Paul L. Caron
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Tuesday, March 3, 2020

Guthrie: U.S. News Should Replace Its Current Law School Rankings With A Mission-Driven Ranking

Chris Guthrie (Vanderbilt), Toward A Mission-Based Ranking?, 60 Jurimetrics J. 75 (2019):

2020 US News Law SchoolLaw schools exist to generate knowledge about law and the legal system and to prepare students for entry into the profession. Law school rankings, in turn, should evaluate schools on their success in carrying out this two-part mission. ... I propose that U.S. News replace its current ranking with a mission-based ranking. U.S. News could do this in any number of ways, but I propose below three steps U.S. News could take toward that end: 

  1. Replace Subjective Surveys with Objective Measures of Scholarly Impact ...
  2. Retain, But Tweak, the “Placement” Category ...
  3. Eliminate Remaining Criteria as Irrelevant or Harmful ...

The approach I propose here is imperfect—all rankings are!—but it offers several advantages over the current U.S. News approach. First, it rests on a clearly articulated rationale—law school mission—rather than a hodgepodge of criteria, including some, like library volumes, that are meaningless, and others, like expenditures per JD student, that are pernicious. Second, it focuses solely on objective measures rather than relying heavily on subjective measures, as U.S. News does now (40 percent of the ranking is based on surveys). Finally, consistent with general trends in educational assessment, it focuses solely on outcomes—and not just any outcomes, but outcomes tied to law school mission

The mission-based ranking I propose in this comment would provide more meaningful information to our various constituencies—prospective students, prospective faculty, current students, current faculty, university leaders, legal employers, alumni—about how law schools are actually performing. That, in turn, would inform better decision-making on the part of those very same constituencies, which is ostensibly what U.S. News hopes its rankings will do.

https://taxprof.typepad.com/taxprof_blog/2020/03/guthrie-us-news-should-replace-its-current-law-school-rankings-with-a-mission-driven-ranking.html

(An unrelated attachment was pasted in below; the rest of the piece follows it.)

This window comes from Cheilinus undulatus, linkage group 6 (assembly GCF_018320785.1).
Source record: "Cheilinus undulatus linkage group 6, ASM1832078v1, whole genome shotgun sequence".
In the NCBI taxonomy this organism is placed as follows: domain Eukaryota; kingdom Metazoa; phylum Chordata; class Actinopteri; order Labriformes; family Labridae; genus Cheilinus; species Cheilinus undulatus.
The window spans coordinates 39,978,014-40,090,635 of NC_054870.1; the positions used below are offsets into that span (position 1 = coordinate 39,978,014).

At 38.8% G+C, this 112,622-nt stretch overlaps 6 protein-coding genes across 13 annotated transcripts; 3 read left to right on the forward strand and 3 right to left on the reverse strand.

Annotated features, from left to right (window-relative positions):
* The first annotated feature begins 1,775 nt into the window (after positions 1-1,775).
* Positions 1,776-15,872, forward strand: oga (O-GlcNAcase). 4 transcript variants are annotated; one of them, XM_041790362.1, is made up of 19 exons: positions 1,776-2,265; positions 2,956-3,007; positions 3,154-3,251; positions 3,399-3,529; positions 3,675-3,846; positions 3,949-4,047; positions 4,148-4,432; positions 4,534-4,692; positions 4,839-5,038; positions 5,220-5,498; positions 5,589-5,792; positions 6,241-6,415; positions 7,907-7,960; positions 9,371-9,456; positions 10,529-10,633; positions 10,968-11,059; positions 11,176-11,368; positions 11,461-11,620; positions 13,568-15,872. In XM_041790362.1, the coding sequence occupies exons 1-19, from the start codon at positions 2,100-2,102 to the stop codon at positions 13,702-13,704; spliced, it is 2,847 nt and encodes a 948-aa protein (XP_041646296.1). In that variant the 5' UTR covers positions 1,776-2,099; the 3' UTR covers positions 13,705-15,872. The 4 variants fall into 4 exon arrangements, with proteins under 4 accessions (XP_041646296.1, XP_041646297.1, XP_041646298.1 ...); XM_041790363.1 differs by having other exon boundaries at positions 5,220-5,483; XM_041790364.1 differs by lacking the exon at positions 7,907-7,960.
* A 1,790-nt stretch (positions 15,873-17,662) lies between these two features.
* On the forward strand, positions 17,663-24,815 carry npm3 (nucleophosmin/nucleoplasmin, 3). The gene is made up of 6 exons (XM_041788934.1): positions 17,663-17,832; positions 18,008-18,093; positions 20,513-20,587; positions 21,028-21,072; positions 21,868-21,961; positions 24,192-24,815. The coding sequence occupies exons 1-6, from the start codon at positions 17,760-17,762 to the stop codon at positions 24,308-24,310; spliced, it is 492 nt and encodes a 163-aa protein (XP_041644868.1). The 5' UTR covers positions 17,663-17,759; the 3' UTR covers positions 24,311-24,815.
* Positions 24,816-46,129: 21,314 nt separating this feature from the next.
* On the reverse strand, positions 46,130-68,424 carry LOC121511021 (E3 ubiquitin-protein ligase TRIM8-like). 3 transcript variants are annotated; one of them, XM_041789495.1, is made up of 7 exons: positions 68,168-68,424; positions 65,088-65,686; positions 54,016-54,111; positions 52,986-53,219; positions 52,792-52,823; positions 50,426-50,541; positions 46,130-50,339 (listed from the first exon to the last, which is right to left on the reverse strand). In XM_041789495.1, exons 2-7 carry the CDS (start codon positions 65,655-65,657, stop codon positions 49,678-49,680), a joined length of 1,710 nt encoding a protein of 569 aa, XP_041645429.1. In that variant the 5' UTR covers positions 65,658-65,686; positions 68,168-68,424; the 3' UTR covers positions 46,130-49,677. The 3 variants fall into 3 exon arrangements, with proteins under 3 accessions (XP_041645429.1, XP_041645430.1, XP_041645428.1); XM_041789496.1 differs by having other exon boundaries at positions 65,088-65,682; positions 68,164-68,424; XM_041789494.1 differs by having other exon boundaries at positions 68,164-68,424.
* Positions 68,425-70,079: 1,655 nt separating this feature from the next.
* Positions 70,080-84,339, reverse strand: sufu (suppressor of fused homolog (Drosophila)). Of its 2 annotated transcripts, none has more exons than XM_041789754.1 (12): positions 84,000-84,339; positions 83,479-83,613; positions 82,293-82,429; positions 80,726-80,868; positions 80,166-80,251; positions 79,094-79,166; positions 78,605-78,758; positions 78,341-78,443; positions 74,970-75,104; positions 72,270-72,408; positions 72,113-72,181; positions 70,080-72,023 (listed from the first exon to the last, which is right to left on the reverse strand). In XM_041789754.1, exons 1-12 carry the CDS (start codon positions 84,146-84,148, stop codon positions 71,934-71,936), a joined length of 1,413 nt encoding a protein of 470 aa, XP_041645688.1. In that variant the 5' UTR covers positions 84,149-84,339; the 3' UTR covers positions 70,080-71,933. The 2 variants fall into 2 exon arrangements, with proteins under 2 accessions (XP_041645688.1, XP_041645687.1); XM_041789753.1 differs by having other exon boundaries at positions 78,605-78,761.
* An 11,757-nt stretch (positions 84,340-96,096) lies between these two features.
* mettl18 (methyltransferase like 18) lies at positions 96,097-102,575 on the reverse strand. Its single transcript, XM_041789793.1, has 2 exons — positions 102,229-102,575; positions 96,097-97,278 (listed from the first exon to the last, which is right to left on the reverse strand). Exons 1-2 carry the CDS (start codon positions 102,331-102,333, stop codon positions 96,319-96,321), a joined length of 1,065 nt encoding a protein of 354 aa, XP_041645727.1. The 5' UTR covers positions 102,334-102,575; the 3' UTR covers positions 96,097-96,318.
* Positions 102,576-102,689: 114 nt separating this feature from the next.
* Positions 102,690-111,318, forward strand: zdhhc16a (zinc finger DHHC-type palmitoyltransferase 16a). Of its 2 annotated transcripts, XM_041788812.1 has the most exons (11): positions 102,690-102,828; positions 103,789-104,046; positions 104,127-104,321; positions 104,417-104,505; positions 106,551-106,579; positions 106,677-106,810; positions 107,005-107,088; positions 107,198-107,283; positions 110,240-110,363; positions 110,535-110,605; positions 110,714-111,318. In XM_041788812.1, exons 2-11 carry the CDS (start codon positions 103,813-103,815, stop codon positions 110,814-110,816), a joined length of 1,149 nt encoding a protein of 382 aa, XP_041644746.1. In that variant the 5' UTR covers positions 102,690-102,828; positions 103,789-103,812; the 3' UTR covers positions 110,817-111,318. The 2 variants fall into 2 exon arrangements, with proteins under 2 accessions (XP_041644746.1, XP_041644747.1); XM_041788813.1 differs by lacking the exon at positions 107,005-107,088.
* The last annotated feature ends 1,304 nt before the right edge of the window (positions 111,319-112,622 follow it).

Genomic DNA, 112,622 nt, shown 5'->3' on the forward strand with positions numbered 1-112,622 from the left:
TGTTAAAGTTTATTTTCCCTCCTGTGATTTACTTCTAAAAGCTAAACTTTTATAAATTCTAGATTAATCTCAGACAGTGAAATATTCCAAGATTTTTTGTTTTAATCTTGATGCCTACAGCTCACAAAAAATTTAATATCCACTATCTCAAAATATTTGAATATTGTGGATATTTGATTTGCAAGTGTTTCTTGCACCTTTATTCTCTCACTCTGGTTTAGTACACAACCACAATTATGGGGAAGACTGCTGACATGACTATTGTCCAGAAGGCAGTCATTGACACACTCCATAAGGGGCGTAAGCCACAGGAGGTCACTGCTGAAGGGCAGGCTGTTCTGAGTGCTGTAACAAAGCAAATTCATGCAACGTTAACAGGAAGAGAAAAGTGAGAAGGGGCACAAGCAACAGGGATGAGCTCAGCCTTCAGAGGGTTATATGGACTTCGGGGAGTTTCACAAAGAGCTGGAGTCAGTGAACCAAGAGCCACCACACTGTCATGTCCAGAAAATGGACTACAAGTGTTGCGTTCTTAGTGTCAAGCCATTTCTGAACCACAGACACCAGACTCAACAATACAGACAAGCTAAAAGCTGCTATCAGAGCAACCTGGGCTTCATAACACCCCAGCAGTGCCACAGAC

Legal Ed Rankings, Legal Ed Scholarship, Legal Education | Permalink

Comments

The reason people pay attention to US News is precisely that it refuses to do things like this

Posted by: Mike Livingston | Mar 4, 2020 12:58:40 AM

Shouldn't high LSAT scores and college GPAs actually count against the schools' gross placement scores (which should include both probability and pay), like a "hurdle rate" an investment manager must reach to show he's actually adding value? And if they show ongoingly valuable learning capacity, the students should feel free to post them on LinkedIn or such directly.

Posted by: Anand Desai | Mar 3, 2020 9:05:25 PM

"Law schools exist to generate knowledge about law and the legal system and to prepare students for entry into the profession"

Prepare students for entry into the legal profession? When did they start doing that, then? Taking Contracts, for example, does not generally entail even reading a contract, let alone drafting, negotiating, or litigating against one. Pierson v. Post does not enable one to make real estate deals. Etc. In the absence of anything resembling vocational training in law school, it is lawyers who take significant hits to time and profit to mentor and train new law school grads that prepare them for entry into the profession.

But anyways, to the point: USNWR wants to perpetuate a certain hierarchy of schools, whether law schools, biz schools, undergrad, or otherwise. Veering from the hierarchy, which is modelled to reproduce already-established notions of prestige dating back to the 19th century, hurts the veracity of those rankings in USNWR's own eyes. To wit, when they recalibrated some per-student expenditure for undergraduate schools a few decades ago and Caltech came out in first place, they IMMEDIATELY re-recalibrated back to the original settings to ensure that HYPS remained in some order of #1-4 as they have ever since. The author's mistake is in the assumption that USNWR is even interested in an objective methodology as opposed to a results-driven, conclusions pre-determined methodology, even if it leaves said methodology wide open to gamesmanship and abuse.

Posted by: Unemployed Northeastern | Mar 3, 2020 1:33:17 PM